Presentation on theme: "Lecture 10 Locust jump Joints: coxal monocondylic joint: many axes of rotation Pinnate muscle, apodemes: adaptation Heitler W.J. 1974. The locust jump."— Presentation transcript:
Lecture 10 Locust jump Joints: coxal monocondylic joint: many axes of rotation Pinnate muscle, apodemes: adaptation Heitler W.J. 1974. The locust jump. Specializations of the metathoracic femoral-tibial joint. Journal of comparative Physiology 89: 93-104
Announcements: Snow cancellation adjustment: we will get back into phase by taking 2 wks to complete lab 4 [jump]; those that missed this week will do lab 4 next week and for everybody else: there will be no labs Feb 8,10,11 Content for term test: questions drawn from material presented in lecture and lab preambles Four labs completed by term test time (Feb 17): skeletons, tentoria, fluids, jump See Locomotion Augmented on course website for: squid locomotion, polychaete parapodia body waves, slug locomotion, flea jump, locust jump, levers [ignore non-click flight for the moment and white muscle fibres fishes] First class lever: insect flight: good answer
Tettigoniidae (katydid) from Papua New Guinea: particularly elongate femur and tibia feature shared with grasshoppers
Saltatorial adaptation locust jump Some insects are adapted to run: cursorial adaptation: e.g., tiger beetle, Cicindellidae [photo.net] When grasshoppers evolved to use their metathoracic legs for leaping; they compromised their ability to run: an adaptive tradeoff. Igor Siwanowicz
Anatomy Tibial levator, Tibial depressor Levator muscle (extensor): raises an appendage Depressor muscle (flexor: lowers an appendage tibia levator takes up much of femur volume depressor of tibia and its apodeme much smaller pinnate: muscle fibres angled to insert on apodeme
Apodeme: adaptation Increases surface area available for muscle insertion Improves mechanical advantage: farther from axis of rotation Relocates muscle to regions remote from appendage: leg extremities tarsi, lighter (roach); bulk where there is room for it, adductor muscle in head; rope apodeme Stabilizes: resists stresses and strains: tentorium acts as tie and as a strut Pinnate ‘feather-like’ muscle arrangement: adaptation Parallel-fibred muscles, individual fibres longer so insertion point moved through greater distance; pinnate improves force at expense of distance an appendage is displaced Muscle fibres dilate toward the middle when they contract; angling fibres minimizes problems of expansion within confines of exoskeleton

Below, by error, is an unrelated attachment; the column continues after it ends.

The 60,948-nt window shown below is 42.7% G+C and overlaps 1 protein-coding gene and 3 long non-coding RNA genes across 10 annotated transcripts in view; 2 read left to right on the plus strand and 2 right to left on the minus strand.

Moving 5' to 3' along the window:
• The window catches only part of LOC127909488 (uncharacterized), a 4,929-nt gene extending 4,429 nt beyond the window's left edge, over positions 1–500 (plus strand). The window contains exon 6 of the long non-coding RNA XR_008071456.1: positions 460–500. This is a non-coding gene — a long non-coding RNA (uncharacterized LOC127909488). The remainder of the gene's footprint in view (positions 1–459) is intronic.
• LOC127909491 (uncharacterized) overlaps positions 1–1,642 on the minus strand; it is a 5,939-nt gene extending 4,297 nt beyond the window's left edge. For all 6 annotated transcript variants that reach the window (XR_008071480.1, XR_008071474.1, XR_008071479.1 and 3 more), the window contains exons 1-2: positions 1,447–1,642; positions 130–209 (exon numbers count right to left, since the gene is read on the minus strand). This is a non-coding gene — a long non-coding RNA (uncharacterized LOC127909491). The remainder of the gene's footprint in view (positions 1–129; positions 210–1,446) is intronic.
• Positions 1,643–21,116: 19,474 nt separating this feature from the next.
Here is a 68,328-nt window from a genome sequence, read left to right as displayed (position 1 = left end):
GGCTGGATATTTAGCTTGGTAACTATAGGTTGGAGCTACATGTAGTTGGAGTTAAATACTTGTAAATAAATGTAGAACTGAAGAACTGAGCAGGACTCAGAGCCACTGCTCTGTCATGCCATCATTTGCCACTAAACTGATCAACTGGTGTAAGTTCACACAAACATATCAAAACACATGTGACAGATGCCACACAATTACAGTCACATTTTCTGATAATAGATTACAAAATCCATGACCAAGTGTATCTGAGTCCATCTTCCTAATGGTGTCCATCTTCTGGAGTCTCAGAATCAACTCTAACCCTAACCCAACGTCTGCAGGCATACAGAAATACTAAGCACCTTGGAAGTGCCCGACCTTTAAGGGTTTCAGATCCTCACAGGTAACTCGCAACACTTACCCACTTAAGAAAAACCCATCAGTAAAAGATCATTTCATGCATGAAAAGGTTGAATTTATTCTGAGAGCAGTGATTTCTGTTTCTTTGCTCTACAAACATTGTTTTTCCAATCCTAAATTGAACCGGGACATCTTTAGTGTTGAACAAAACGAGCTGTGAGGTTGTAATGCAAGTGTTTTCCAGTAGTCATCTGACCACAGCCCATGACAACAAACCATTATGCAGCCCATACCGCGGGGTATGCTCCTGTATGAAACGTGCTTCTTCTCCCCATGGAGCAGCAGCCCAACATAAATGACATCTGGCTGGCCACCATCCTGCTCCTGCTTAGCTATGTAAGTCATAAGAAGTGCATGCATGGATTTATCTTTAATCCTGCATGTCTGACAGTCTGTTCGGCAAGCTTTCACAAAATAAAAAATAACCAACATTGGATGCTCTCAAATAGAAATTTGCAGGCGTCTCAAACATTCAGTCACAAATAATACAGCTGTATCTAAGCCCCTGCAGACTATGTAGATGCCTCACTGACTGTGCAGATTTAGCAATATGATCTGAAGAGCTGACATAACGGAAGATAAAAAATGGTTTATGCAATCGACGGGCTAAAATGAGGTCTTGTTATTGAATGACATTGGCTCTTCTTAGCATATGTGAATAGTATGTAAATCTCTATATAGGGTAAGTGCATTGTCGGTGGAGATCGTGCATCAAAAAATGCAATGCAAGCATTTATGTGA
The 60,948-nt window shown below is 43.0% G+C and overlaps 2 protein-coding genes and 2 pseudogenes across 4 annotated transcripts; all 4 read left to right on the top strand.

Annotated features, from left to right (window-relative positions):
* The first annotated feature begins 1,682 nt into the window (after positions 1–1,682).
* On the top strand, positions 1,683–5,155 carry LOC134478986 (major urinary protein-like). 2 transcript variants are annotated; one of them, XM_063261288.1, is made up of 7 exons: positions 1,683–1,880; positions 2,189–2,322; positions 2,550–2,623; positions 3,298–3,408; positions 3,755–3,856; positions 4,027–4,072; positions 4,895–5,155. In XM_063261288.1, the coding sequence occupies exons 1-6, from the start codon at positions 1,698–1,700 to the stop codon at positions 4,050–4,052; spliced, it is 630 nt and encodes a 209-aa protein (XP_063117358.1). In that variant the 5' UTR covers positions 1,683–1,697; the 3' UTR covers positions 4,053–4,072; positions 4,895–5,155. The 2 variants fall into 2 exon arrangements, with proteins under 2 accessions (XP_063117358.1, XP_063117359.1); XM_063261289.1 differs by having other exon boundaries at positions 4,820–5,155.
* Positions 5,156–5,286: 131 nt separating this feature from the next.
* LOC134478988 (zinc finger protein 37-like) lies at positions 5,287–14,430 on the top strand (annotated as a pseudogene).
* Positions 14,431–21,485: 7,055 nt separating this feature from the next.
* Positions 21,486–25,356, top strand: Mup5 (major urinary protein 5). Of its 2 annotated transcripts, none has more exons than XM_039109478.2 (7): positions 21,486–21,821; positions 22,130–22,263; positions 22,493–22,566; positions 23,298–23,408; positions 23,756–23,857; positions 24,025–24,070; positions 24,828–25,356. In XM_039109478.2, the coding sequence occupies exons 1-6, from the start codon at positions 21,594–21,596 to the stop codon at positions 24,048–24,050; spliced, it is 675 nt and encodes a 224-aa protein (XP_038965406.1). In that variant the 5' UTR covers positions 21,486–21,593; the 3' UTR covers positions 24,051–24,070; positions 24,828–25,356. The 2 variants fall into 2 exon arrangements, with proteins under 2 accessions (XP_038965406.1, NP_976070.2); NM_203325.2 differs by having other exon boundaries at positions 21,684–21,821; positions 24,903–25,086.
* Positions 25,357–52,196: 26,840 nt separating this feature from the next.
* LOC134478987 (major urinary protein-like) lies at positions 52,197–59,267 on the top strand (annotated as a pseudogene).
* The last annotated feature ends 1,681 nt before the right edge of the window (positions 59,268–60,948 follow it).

Rope apodeme and its elastic antagonist Resilin? Muscles a,b,c contract to pull rope tendon and depress claw (of pretarsus) first class lever Resilin antagonist is third class lever
A grasshopper gets extra force into its leap by simultaneous contraction of the antagonists: tibial depressor and tibial levator. It prepares to jump by contracting both muscles simultaneously and isometrically (no movement at the joint). This distorts the exoskeleton in the neighbourhood of the joint and so stores elastic ‘deformation’ energy that can be released later during the jump and so contribute to the forces the leg exerts against the ground. How is it that during this isometric contraction stage the smaller muscle is able to match the effort of the much larger muscle? Ans. Two things are involved: 1) mechanical advantage [‘pulley’ effect of lump changes force direction] which favours the flexor at maximum flexion and 2) a bifurcated apodeme ‘cap’ that catches behind the lump. This involves a pulley-like arrangement that changes the direction of forces. A bifurcated ‘pocket’ or ‘cap’ is part of the tibial flexor apodeme; at maximal flexion of tibia on the femur the bifurcation is pulled over the lump and helps to hold the weaker flexor muscle during the isometric preparatory (to the jump) contraction.
The force advantage of the flexor muscle is different at different angles of flexion of the femorotibial joint. Part of the answer is that when the angle of flexion is less than 5 degrees, the force advantage of the flexor muscle is superior to that of the extensor. ***As mentioned in class: the lump in this diagram should be coloured to match the purple of the femur not the blue of the tibia.
1) The apodeme of the flexor makes an angle with the effort arm of the lever that is almost 90 degrees; this is because it rides up over the 'lump' located between the dicondylic joints. The lump functions as a pulley in that it changes the line of action of the force of the flexor muscle; it changes the direction in which the apodeme pulls on the tibia, making it nearly 90 degrees; by contrast the stronger extensor pulls at a very poor angle of 5 degrees. 2) The effort arm (the distance between the point of insertion of the apodeme on the tibia and the axis of rotation) is quite short for the extensor; much longer for the flexor. So the moments of force can be balanced. ***As mentioned in class: the lump in this diagram should be coloured to match the purple of the femur not the blue of the tibia: the lump is part of the ventral wall of the femur.